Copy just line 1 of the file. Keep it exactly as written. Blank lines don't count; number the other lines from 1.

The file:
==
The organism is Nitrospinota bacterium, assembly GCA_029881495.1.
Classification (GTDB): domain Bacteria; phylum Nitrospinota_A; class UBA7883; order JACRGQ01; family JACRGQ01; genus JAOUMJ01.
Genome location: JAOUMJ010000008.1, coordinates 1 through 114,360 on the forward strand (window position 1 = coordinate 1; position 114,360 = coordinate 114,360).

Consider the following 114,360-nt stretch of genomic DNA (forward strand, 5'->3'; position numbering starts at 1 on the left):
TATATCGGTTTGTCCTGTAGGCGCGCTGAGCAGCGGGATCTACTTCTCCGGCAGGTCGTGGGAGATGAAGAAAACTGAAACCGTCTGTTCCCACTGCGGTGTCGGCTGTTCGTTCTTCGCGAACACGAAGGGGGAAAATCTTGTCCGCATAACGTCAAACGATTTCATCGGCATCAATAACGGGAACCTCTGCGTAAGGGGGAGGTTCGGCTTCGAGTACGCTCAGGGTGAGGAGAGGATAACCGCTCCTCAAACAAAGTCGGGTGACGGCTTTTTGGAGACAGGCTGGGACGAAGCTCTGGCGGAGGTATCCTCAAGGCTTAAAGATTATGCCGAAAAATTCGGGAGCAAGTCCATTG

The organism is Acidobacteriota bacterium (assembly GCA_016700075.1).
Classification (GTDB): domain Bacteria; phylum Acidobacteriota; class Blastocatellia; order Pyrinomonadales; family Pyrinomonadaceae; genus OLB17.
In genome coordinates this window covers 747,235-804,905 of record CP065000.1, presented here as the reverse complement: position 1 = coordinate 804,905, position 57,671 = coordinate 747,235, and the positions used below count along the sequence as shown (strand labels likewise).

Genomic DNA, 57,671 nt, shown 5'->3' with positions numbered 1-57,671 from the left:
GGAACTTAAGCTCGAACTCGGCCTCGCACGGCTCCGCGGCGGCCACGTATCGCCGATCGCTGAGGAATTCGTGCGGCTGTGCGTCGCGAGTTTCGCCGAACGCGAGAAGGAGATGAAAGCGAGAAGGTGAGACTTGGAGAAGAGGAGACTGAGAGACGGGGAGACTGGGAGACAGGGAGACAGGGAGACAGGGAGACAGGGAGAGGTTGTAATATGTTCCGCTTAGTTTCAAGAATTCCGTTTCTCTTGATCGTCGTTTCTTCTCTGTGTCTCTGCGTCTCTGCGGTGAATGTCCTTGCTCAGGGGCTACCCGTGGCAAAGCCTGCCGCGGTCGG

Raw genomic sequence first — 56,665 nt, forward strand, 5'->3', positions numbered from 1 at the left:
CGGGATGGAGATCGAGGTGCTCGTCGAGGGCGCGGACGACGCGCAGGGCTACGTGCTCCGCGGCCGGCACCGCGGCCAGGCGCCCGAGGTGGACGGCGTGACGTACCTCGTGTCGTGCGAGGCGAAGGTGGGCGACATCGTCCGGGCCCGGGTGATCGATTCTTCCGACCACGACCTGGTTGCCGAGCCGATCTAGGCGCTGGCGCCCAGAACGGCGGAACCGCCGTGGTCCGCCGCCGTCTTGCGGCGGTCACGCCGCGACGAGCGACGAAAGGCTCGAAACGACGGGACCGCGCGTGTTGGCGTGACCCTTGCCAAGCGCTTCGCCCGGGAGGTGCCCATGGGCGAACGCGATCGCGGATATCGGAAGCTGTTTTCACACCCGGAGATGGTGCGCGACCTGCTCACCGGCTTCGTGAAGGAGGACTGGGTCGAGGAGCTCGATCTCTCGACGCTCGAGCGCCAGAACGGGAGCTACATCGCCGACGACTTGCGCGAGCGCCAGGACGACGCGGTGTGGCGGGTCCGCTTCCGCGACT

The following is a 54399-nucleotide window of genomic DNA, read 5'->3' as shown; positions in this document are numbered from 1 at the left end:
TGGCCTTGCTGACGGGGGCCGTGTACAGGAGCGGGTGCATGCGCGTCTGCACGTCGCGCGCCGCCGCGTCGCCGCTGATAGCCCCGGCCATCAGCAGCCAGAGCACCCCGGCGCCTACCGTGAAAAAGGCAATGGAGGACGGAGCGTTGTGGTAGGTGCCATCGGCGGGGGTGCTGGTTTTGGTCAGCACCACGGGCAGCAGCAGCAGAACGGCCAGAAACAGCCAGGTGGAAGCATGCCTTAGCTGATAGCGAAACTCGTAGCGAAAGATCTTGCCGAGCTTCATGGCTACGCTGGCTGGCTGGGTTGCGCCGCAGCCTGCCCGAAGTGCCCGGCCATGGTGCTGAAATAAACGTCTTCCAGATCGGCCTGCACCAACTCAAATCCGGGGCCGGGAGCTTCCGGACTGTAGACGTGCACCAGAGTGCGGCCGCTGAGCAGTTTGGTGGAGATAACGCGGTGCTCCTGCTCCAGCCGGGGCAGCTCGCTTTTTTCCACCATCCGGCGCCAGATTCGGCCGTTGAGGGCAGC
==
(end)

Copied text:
The organism is Nitrospinota bacterium, assembly GCA_029881495.1.